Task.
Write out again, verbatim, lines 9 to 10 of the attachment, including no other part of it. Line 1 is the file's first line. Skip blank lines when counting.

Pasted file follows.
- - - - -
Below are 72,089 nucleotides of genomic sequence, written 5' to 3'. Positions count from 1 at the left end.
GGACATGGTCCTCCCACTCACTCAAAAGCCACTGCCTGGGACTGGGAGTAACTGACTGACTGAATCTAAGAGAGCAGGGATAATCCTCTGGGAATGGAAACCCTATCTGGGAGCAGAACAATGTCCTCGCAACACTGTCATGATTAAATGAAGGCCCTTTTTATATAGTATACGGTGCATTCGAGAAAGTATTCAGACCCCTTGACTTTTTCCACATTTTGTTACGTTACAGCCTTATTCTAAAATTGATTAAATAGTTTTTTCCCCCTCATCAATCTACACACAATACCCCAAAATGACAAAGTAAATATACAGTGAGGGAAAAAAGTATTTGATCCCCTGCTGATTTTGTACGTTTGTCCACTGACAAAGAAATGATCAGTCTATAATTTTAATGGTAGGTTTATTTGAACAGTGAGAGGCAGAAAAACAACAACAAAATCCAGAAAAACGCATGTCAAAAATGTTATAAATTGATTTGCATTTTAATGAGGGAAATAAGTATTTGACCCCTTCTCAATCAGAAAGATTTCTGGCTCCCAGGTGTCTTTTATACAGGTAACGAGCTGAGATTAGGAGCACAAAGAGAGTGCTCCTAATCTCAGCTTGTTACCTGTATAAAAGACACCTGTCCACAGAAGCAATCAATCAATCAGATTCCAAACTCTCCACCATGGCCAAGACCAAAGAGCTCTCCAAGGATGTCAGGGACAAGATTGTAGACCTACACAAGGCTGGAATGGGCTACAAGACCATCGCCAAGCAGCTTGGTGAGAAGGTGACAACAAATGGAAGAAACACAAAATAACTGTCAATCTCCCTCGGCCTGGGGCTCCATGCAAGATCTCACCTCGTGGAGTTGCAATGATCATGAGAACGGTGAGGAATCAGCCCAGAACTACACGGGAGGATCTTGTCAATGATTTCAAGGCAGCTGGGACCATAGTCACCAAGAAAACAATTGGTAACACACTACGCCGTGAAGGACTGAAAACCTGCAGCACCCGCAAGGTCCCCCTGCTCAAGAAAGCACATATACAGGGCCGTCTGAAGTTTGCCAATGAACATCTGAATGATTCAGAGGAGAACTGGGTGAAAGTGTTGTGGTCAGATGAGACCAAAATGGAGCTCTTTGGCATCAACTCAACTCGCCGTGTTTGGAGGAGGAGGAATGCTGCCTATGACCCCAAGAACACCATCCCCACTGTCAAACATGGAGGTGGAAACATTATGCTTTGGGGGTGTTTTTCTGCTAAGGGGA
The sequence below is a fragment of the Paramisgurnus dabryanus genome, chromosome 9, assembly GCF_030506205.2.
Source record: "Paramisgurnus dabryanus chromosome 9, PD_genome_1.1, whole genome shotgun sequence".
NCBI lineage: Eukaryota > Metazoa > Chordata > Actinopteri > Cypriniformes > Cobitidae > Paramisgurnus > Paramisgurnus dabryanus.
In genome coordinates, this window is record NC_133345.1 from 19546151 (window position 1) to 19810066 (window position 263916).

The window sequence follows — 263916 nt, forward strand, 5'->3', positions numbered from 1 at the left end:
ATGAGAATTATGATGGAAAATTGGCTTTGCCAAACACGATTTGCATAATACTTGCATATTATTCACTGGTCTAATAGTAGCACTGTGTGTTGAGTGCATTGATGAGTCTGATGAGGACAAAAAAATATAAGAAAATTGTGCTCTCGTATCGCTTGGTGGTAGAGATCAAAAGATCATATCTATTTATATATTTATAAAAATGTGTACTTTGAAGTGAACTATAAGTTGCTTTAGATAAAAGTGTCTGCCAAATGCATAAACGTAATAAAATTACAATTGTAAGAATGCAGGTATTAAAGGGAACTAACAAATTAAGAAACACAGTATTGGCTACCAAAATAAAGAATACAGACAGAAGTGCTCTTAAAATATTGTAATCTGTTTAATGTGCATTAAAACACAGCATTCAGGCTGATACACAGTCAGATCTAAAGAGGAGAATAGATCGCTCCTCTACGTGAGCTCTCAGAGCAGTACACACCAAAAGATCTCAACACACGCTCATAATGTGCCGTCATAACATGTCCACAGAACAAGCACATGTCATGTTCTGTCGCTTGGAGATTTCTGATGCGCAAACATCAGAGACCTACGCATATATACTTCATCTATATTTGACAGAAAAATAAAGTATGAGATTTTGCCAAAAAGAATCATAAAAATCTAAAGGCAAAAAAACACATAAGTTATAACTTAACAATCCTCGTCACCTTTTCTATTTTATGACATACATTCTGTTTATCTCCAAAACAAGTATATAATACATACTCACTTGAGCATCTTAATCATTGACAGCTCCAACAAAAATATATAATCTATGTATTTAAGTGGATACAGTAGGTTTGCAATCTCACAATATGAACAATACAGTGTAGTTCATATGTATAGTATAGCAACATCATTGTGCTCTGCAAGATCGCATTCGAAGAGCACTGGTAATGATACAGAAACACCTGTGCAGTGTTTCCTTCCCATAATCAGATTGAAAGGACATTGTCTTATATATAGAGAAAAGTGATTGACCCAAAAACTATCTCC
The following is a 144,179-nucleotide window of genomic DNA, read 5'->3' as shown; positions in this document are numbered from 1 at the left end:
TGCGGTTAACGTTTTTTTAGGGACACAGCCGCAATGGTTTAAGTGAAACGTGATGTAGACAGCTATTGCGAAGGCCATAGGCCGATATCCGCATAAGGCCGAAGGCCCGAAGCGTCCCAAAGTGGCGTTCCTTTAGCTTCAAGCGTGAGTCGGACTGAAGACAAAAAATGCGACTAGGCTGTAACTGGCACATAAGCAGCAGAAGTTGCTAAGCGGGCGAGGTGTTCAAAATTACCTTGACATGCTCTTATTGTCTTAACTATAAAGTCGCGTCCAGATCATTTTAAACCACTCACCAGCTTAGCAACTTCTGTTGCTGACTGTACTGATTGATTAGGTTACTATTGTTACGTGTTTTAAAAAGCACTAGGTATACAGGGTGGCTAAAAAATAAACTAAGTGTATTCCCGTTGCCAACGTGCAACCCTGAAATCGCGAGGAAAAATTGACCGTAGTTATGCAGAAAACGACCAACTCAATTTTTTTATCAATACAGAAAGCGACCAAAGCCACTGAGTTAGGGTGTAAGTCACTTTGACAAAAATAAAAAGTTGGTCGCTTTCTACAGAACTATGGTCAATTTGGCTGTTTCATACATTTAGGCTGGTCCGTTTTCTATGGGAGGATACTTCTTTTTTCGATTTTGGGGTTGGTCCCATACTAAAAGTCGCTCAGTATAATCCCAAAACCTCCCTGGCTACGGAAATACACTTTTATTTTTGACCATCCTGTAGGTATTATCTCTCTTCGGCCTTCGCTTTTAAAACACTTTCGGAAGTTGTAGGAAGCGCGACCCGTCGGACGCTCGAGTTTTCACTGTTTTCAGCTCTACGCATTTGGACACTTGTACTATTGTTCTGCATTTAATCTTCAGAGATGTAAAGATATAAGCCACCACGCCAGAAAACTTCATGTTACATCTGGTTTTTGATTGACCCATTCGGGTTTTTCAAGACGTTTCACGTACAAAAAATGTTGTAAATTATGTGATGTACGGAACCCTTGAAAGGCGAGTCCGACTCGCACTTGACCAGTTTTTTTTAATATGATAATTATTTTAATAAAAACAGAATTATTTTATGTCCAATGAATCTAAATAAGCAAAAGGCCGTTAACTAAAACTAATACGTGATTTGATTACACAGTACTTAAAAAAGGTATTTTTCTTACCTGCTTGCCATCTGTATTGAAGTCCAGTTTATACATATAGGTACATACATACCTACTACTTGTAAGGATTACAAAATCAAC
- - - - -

The following is a 144,179-nucleotide window of genomic DNA, read 5'->3' as shown; positions in this document are numbered from 1 at the left end:
TGCGGTTAACGTTTTTTTAGGGACACAGCCGCAATGGTTTAAGTGAAACGTGATGTAGACAGCTATTGCGAAGGCCATAGGCCGATATCCGCATAAGGCCGAAGGCCCGAAGCGTCCCAAAGTGGCGTTCCTTTAGCTTCAAGCGTGAGTCGGACTGAAGACAAAAAATGCGACTAGGCTGTAACTGGCACATAAGCAGCAGAAGTTGCTAAGCGGGCGAGGTGTTCAAAATTACCTTGACATGCTCTTATTGTCTTAACTATAAAGTCGCGTCCAGATCATTTTAAACCACTCACCAGCTTAGCAACTTCTGTTGCTGACTGTACTGATTGATTAGGTTACTATTGTTACGTGTTTTAAAAAGCACTAGGTATACAGGGTGGCTAAAAAATAAACTAAGTGTATTCCCGTTGCCAACGTGCAACCCTGAAATCGCGAGGAAAAATTGACCGTAGTTATGCAGAAAACGACCAACTCAATTTTTTTATCAATACAGAAAGCGACCAAAGCCACTGAGTTAGGGTGTAAGTCACTTTGACAAAAATAAAAAGTTGGTCGCTTTCTACAGAACTATGGTCAATTTGGCTGTTTCATACATTTAGGCTGGTCCGTTTTCTATGGGAGGATACTTCTTTTTTCGATTTTGGGGTTGGTCCCATACTAAAAGTCGCTCAGTATAATCCCAAAACCTCCCTGGCTACGGAAATACACTTTTATTTTTGACCATCCTGTAGGTATTATCTCTCTTCGGCCTTCGCTTTTAAAACACTTTCGGAAGTTGTAGGAAGCGCGACCCGTCGGACGCTCGAGTTTTCACTGTTTTCAGCTCTACGCATTTGGACACTTGTACTATTGTTCTGCATTTAATCTTCAGAGATGTAAAGATATAAGCCACCACGCCAGAAAACTTCATGTTACATCTGGTTTTTGATTGACCCATTCGGGTTTTTCAAGACGTTTCACGTACAAAAAATGTTGTAAATTATGTGATGTACGGAACCCTTGAAAGGCGAGTCCGACTCGCACTTGACCAGTTTTTTTTAATATGATAATTATTTTAATAAAAACAGAATTATTTTATGTCCAATGAATCTAAATAAGCAAAAGGCCGTTAACTAAAACTAATACGTGATTTGATTACACAGTACTTAAAAAAGGTATTTTTCTTACCTGCTTGCCATCTGTATTGAAGTCCAGTTTATACATATAGGTACATACATACCTACTACTTGTAAGGATTACAAAATCAAC